Jason Kriegler: Mixed media paper embroidery
Jason Krieglers’ pared-down paper embroidery paintings suggest organic, biological forms as well as abstract exteriors, but can also be experienced purely as combinations of shapes, line and texture.
His work has been exhibited both within the U.S. and internationally. He lives and works in Merida, Yucatan, Mexico.
In this interview, Jason describes how his interest in materials and techniques combined with a sense of wanderlust and a desire to tell historical stories led him to discover his artistic voice. We also learn how he creates his intricate pieces through a minimalist medium.
Painting and textiles infused
TextileArtist.org: What initially attracted you to textiles as a medium?
Jason Kriegler: I have a deep interest in the stories, usage, materials and techniques which, for many years, have been told through textiles. The historical nature from different regions, tribes or villages produce such unique intricate pieces.
I have traveled throughout South America, India, Africa and other countries to collect, learn and understand these traditions, techniques and its people, which influence my art.
What or who were your early influences?
These artists influenced my work and help me push the boundaries of what a textile artist is, for me. Painting and textiles can the both be intertwined, infused.
What was your route to becoming an artist?
I went to art school in Florida where my focus was visual communications and having a career.
While at school in the late 80’s, I was intrigued by the artists, contemporary art and modernism that were changing the art scene; radical ideas and techniques were being challenged and created, and this fascinated me.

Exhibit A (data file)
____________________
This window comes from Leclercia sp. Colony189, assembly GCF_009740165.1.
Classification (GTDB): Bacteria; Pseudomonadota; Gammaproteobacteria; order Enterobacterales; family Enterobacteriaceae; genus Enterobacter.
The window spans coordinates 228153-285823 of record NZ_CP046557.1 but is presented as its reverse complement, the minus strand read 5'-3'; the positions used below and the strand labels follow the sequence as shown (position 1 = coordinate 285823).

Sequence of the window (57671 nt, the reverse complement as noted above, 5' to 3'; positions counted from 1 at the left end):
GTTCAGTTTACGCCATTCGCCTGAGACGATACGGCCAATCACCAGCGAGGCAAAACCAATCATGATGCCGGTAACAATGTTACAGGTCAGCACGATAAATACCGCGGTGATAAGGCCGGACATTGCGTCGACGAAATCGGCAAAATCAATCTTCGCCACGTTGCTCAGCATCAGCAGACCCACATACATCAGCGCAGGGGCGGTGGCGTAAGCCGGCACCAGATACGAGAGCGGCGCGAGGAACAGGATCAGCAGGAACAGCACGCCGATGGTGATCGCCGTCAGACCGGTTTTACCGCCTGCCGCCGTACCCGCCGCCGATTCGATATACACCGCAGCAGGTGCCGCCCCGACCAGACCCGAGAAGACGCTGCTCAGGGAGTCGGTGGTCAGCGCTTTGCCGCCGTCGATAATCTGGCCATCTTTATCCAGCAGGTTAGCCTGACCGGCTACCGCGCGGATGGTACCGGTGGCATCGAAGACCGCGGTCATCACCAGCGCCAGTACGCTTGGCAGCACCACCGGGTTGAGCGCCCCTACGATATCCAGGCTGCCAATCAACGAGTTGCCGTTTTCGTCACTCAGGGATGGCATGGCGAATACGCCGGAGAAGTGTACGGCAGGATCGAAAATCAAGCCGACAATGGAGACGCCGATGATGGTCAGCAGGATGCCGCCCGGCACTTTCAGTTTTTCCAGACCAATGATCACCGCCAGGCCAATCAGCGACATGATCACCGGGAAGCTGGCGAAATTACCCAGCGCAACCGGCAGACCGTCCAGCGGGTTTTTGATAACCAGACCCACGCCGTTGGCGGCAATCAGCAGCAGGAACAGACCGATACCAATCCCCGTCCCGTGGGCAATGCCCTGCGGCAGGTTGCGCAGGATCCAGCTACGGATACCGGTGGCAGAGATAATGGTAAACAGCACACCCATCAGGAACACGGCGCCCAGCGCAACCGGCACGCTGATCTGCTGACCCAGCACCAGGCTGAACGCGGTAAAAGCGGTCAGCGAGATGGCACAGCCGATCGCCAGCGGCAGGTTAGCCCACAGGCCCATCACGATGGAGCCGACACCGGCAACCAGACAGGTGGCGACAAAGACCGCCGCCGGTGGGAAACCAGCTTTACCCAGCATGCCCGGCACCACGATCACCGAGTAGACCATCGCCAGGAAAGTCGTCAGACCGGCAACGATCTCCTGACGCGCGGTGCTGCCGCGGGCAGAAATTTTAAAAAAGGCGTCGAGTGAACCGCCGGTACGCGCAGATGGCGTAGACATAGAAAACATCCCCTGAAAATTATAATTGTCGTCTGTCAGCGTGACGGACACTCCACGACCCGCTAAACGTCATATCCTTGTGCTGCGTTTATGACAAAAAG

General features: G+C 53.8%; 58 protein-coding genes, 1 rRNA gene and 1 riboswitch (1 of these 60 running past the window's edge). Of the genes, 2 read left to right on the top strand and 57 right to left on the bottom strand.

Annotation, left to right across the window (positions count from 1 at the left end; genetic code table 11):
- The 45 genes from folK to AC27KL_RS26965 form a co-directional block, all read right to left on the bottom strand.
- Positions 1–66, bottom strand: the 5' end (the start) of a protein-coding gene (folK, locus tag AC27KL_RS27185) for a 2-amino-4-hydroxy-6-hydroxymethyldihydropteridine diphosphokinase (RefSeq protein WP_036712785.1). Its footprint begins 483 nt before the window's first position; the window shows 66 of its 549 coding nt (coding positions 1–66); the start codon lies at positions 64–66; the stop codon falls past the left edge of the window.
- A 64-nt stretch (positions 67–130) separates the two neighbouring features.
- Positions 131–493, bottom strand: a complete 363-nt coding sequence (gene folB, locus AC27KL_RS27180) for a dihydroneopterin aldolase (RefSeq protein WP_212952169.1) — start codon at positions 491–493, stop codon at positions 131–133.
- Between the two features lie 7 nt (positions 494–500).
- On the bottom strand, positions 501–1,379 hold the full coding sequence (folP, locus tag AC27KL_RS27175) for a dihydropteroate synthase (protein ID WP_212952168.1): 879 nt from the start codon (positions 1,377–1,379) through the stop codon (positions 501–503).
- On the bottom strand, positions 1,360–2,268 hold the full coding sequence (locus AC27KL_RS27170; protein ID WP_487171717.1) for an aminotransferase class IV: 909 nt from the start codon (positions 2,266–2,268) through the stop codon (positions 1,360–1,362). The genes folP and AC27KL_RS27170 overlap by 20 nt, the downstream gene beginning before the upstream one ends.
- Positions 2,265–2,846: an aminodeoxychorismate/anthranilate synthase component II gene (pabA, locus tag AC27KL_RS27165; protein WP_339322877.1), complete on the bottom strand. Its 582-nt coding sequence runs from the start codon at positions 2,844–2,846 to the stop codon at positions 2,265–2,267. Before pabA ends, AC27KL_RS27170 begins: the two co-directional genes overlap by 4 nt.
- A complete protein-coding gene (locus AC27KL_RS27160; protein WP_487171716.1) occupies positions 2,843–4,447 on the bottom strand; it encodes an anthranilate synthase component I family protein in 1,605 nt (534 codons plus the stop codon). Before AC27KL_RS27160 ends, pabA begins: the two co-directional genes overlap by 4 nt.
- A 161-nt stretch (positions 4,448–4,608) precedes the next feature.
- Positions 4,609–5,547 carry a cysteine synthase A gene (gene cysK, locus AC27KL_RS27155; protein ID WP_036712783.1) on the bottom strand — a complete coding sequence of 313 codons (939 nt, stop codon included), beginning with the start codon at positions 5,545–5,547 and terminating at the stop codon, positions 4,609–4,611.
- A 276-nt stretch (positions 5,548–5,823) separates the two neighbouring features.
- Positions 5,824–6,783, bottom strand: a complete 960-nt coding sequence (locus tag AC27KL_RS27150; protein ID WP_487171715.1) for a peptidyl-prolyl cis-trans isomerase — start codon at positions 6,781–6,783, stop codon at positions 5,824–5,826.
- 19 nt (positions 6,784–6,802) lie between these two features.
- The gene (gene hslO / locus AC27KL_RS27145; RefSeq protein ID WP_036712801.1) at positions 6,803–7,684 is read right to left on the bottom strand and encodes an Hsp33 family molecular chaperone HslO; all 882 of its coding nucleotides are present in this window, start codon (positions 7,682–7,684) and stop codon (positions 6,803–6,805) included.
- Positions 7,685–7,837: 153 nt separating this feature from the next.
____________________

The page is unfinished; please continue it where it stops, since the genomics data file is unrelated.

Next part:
I like to think of my work as ‘not the norm’ of traditions. i.e. embroidering into paper rather than traditional fabric. I began as a traditional painter then made the transition to mixed-media artist, using found objects and materials.
Over the past 10 years, I began using embroidery or stitching into different mediums to create a dimensional story in my art.
Tell us a bit about your chosen techniques.
Originally I used traditional fabric, linen, and sumi inks, which are quite saturated on linen and paper, creating layers using variations of the black tint on top, then embroidering into, which creates the pull effect and distorts the medium. I like this, this allows the piece to become more emotive.
When moving to Merida, Yucatan, Mexico, where I currently reside, finding good quality fabrics was difficult.
I started using raw paper to sketch on using sumi ink, then on a whim embroidered into the paper. Every hole made the paper more sensitive and fragile and I was embroidering blind, having to turn the paper over to poke through the next to achieve a shape or form.
A sense of depth
How do you use these techniques in conjunction with paper, sumi ink and hand embroidery?
I start with raw paper, washes of the sumi ink and now acrylics also, building a layering / dimensional effect, which then informs the shape of the embroidery.
How would you describe your work and where do you think it lies, within the sphere of contemporary art?